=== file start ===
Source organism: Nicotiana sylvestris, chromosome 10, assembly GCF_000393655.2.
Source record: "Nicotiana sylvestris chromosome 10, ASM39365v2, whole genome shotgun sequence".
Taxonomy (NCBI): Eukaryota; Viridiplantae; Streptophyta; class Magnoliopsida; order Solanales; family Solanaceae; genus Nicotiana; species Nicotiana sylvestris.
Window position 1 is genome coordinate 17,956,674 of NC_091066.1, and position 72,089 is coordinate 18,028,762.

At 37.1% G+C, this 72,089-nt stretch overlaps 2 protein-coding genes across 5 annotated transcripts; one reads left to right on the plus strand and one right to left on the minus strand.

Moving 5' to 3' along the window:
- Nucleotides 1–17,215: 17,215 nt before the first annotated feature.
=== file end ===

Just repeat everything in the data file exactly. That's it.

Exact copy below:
Source organism: Nicotiana sylvestris, chromosome 10, assembly GCF_000393655.2.
Source record: "Nicotiana sylvestris chromosome 10, ASM39365v2, whole genome shotgun sequence".
Taxonomy (NCBI): Eukaryota; Viridiplantae; Streptophyta; class Magnoliopsida; order Solanales; family Solanaceae; genus Nicotiana; species Nicotiana sylvestris.
Window position 1 is genome coordinate 17,956,674 of NC_091066.1, and position 72,089 is coordinate 18,028,762.

At 37.1% G+C, this 72,089-nt stretch overlaps 2 protein-coding genes across 5 annotated transcripts; one reads left to right on the plus strand and one right to left on the minus strand.

Moving 5' to 3' along the window:
- Nucleotides 1–17,215: 17,215 nt before the first annotated feature.